When the TELL(HER) Summit scheduled for April had to be cancelled, plans changed for Azure Antionette, the Maya Angelou of the Millenial Generation, and international best-selling author Elizabeth Gilbert.
It was National Poetry Month. Azure Antoinette issued and managed a #tellher1for30 poetry challenge to instagrammers with Elizabeth Gilbert’s help. The challenge was simple:
- Share a poem every day for 30 days.
- Write your own or share one written by another poet that has meaning to you.
Reading, Writing, and Reflection
What else would a properly isolated poet (like me) do but get social and take on that challenge? A productive month of writing ensued, and joining this community of writers made me feel a bit less isolated. The poetry others shared was amazing.
I didn’t write a poem a day, but I shared one every day. More importantly, I wrote every day. I generated ideas for an upcoming poetry contest. I even penned a poem in memory of my grandmother, who sadly passed in April.
I also made batches of dough and baked bread—practically a #bakeit1for30 level, perhaps 15 to 20 pounds of flour in bread. Making bread became meditative, and eating it rather Epicurean. I found a poem in that activity, Breaking Bread, which Elizabeth Gilbert herself kindly liked. It’s a Minute form, so named as far as I can discover because it only takes a minute to read.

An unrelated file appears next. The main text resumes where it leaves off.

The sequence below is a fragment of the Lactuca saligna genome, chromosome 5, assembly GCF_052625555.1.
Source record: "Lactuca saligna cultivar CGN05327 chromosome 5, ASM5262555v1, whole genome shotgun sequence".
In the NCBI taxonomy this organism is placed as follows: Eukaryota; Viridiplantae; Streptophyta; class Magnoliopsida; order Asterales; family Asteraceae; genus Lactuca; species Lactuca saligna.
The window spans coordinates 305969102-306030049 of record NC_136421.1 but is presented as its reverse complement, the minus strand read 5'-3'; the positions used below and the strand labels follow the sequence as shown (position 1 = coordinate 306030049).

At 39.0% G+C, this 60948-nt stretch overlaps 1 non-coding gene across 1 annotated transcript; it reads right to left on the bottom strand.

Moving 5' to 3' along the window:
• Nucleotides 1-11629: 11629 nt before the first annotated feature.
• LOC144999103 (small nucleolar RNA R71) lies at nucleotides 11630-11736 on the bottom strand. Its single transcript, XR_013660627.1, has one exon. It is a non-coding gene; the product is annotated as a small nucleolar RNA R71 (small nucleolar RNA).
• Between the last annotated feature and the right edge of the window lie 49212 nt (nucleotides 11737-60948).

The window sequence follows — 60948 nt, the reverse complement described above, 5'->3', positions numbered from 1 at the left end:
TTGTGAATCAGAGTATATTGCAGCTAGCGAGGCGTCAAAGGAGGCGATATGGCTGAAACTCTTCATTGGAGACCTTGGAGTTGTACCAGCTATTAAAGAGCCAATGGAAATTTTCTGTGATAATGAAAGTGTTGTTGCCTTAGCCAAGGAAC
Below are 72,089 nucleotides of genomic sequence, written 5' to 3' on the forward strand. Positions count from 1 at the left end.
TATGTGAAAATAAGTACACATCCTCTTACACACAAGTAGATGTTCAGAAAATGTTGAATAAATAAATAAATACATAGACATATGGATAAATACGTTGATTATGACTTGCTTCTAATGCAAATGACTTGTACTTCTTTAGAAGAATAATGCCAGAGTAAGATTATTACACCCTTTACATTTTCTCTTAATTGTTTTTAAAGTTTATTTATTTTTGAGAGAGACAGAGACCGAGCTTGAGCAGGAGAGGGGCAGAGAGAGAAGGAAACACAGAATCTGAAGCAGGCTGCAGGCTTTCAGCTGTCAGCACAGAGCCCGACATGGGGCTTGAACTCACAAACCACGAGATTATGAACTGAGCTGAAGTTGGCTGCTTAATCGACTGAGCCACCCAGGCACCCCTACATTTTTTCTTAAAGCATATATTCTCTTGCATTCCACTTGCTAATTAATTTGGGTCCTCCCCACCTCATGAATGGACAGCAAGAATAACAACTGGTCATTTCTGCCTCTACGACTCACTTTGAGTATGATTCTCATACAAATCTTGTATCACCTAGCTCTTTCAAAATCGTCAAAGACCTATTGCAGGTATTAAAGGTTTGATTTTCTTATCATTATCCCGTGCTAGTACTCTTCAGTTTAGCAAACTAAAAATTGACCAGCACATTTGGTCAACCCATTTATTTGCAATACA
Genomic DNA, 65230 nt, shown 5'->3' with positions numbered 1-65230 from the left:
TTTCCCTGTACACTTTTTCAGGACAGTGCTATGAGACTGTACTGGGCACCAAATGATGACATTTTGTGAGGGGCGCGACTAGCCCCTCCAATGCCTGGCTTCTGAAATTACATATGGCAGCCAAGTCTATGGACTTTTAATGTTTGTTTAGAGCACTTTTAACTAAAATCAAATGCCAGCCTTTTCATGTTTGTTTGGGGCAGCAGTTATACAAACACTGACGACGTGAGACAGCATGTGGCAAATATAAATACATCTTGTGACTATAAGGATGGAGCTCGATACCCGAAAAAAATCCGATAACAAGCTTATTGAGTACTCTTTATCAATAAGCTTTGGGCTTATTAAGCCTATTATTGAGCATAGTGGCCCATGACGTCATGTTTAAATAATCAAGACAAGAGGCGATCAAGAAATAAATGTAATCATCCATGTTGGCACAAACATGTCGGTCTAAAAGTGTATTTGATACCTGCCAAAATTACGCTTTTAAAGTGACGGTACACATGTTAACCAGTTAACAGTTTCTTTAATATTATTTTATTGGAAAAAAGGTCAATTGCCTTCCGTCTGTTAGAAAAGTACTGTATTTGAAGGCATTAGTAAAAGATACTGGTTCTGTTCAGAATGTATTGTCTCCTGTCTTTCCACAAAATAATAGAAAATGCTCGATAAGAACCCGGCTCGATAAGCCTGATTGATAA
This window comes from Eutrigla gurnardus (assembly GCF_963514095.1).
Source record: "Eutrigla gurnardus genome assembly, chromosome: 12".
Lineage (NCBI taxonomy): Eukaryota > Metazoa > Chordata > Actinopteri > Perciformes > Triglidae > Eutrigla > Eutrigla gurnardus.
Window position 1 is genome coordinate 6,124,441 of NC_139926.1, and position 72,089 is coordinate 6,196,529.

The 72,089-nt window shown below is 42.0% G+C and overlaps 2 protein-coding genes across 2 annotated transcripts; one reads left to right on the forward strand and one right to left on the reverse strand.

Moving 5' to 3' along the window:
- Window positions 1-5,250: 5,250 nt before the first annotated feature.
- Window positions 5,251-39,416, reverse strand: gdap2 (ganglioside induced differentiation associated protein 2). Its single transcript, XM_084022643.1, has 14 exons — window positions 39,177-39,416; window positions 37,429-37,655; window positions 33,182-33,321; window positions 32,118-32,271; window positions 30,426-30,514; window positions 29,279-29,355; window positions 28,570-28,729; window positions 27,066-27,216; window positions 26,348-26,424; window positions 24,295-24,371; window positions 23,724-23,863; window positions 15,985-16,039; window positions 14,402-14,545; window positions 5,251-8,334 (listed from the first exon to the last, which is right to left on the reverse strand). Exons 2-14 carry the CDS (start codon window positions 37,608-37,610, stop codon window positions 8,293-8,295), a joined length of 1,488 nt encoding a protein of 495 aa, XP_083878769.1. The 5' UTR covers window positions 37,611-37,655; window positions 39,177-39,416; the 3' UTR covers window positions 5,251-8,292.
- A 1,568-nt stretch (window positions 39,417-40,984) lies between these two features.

What’s helping you stay safe and sane in these unusual times? Wherever you are, I hope you are healthy and find some peace and joy in your part of this alone/together journey.
Lisa K – Kamolnick Kreative
I gather four ingredients—
and patience roll
inside a bowl.
Those yeasted, salted, watered flours
will rise for hours—
for two to eight.
Whatever shall my two hands make?
Prepare to bake …
a dozen rolls?
Baguette? Two boules?
It’s all the same, when done and said—
I’m breaking bread.
See more excerpts from my 30 days of poetry.
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